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The trouble with prizes and translation

(From Asymptote Journal. Link to the complete article given below)

If you love reading fiction by writers from around the globe, you are used to hearing about the big prizes that put international literature in the spotlight: the Nobel Prize for Literature, the Neustadt International Prize for Literature, the Man Booker International, the Caine Prize, the Prix Goncourt, the German Book Prize, the Cervantes Prize, the Tanazaki Prize, and many others.

In fact, you might even have trouble keeping up with the variety of United States–based awards just for literature in translation, from the Best Translated Book Award (now eleven years old) to the National Book Award’s new Translated Literature category. It’s getting to be like following the Olympics, without all the fuss over new stadium construction. For one thing, winning books, like medal-bedecked Olympians, don’t get to the podium all by themselves. Winners need a team (and a coach and money) behind them. For another, we know that lots of great contenders don’t make it to the final round.

So what should we know about book prizes as we are reading the shortlisted candidates or hoping for a win for one of our favorite writers?

First of all, many of the biggest prizes aren’t simply a competition among books. With the exception of those giving awards for lifetime achievement, prize committees aren’t out scouring the shelves for great literature, they’re reviewing submitted books. Publishers, usually from the country where the prize is awarded, submit those books. The publishers actually do the first round of selection simply by choosing the prizes they will submit for, and then selecting books they think have a chance of winning.

If that sounds easy, think of the small presses weighing the cost of their time for the submission process, maybe even paying a submission fee, and shipping off multiple free copies (often presses have to supply a bound copy for each member of the prize committee) year after year. They may even have to commit to attend the award ceremony at their own expense, just to watch another publisher’s submission win the prize. A look at the 2017 finalists for the National Book Award shows, for example, a book by the small independent Graywolf Press alongside those from much larger Scribner, an imprint of Simon & Schuster, Grand Central, a Hachette imprint, and Knopf Doubleday, itself a division of the international behemoth Penguin Random House. When you compare the financial and marketing resources these big publishers have behind them, it seems like a daunting David vs. Goliath competition for smaller presses to enter. Of course, it is worth all the trouble when you win.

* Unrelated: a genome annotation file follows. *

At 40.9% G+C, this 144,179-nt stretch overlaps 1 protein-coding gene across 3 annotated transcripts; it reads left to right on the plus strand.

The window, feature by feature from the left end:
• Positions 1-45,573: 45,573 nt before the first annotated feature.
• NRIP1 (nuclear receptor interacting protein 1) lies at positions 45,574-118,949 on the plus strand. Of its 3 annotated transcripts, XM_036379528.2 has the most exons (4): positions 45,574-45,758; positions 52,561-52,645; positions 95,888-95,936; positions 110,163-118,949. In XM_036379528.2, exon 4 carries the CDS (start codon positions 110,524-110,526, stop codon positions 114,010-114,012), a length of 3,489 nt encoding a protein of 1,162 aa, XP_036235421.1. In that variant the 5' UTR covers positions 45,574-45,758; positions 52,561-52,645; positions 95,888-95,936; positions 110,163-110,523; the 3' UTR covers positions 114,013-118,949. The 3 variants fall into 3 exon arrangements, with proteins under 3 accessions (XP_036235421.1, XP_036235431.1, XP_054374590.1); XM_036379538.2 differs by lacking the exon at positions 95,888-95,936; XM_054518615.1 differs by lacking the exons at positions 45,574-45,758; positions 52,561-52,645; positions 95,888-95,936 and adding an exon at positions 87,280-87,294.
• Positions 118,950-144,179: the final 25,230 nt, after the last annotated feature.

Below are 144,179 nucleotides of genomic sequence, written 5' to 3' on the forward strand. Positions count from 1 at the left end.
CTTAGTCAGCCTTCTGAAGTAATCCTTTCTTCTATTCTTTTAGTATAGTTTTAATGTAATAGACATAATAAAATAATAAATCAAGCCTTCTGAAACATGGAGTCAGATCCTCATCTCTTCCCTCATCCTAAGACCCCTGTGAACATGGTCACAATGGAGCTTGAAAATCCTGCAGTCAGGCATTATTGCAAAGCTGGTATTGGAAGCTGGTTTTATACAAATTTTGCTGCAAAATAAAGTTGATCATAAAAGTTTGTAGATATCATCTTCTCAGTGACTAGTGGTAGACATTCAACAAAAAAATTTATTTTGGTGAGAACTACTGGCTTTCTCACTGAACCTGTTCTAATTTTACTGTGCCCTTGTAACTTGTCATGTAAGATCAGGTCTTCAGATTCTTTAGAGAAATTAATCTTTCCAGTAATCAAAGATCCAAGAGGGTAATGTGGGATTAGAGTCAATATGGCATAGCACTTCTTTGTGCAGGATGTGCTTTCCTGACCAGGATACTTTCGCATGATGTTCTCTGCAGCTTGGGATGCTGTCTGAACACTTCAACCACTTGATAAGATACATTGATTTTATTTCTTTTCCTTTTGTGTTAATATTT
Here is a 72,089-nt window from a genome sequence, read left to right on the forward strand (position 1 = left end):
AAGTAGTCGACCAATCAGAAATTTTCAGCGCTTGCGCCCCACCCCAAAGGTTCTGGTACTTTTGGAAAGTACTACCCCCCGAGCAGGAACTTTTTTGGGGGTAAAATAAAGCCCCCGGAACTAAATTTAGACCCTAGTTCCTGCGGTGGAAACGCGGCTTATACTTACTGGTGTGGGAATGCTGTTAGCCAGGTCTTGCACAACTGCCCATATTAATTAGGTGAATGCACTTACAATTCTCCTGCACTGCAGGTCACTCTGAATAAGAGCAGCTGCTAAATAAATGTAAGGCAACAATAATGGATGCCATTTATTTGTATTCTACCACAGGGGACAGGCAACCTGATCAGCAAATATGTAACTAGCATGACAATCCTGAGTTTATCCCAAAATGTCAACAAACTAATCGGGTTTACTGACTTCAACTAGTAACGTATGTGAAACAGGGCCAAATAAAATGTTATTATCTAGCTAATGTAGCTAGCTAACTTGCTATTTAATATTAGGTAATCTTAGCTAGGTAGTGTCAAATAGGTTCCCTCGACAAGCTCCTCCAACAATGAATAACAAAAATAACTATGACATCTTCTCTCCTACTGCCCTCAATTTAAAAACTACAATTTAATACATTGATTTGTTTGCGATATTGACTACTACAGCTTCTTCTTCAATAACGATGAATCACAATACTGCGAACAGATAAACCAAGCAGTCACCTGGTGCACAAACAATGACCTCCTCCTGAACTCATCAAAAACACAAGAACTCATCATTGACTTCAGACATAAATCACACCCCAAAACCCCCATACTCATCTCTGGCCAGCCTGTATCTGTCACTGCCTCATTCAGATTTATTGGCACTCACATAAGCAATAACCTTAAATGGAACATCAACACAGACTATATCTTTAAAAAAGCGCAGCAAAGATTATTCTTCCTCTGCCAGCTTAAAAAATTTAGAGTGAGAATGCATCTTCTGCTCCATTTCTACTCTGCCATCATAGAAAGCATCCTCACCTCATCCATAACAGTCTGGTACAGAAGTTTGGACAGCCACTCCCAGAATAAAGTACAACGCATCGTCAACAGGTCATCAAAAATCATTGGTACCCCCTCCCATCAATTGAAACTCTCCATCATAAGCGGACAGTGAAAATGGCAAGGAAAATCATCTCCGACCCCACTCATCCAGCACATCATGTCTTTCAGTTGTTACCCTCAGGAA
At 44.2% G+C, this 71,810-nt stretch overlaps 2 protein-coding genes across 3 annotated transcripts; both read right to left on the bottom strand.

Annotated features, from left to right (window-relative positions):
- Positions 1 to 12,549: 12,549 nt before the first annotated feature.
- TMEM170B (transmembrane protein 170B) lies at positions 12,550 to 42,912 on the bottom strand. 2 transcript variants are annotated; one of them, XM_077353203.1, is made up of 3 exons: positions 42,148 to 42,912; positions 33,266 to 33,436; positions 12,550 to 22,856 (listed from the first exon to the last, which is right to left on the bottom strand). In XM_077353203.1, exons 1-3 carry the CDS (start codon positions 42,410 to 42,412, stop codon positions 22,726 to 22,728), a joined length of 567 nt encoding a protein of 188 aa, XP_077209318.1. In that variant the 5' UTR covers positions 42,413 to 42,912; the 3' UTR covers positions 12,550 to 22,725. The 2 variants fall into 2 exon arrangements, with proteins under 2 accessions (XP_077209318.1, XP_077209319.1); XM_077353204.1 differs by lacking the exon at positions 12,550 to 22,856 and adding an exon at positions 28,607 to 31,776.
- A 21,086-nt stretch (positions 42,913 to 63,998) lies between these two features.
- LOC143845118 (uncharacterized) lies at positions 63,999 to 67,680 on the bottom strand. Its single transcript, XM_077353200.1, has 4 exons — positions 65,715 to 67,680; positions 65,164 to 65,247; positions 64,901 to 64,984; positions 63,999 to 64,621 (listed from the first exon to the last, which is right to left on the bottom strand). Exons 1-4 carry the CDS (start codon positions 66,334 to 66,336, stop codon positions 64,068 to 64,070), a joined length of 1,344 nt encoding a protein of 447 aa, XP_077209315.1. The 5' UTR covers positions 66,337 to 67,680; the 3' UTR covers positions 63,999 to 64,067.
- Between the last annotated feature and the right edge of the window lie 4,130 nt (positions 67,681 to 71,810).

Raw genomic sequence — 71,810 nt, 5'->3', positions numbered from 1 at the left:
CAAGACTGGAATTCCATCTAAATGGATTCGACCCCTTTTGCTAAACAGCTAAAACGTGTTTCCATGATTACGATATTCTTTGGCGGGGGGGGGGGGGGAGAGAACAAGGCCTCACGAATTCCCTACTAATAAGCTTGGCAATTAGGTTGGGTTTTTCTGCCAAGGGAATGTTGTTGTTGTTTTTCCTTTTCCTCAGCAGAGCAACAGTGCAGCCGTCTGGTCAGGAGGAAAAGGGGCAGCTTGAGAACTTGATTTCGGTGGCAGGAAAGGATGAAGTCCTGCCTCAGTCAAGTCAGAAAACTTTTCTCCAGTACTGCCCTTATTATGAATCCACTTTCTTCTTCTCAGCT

Read more at this Asymptote Journal link

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Kamila Shamsie wins Women’s Prize for Fiction for ‘story of our times’

(From The Guardian. Link to the complete article given below.)
Kamila Shamsie’s Home Fire, which reworks Sophocles’ tragedy Antigone to tell the story of a British Muslim family’s connection to Islamic State, has won the Women’s prize for fiction, acclaimed by judges as “the story of our times”.

The British Pakistani author’s seventh novel riffs on the ancient Greek play in which Antigone is forbidden to bury her brother Polynices after he is declared a traitor. The novel follows three orphaned siblings, elder sister Isma and twins Aneeka and Parvaiz, the latter of whom has left London to work for the media arm of Isis. When Eamonn, son of the British Muslim home secretary, enters their lives, Aneeka hopes to use him to save her missing brother.

Announcing Home Fire as winner of the £30,000 award, chair of judges Sarah Sands said the panel “chose the book which we felt spoke for our times … Home Fire is about identity, conflicting loyalties, love and politics. And it sustains mastery of its themes and its form. It is a remarkable book which we passionately recommend.”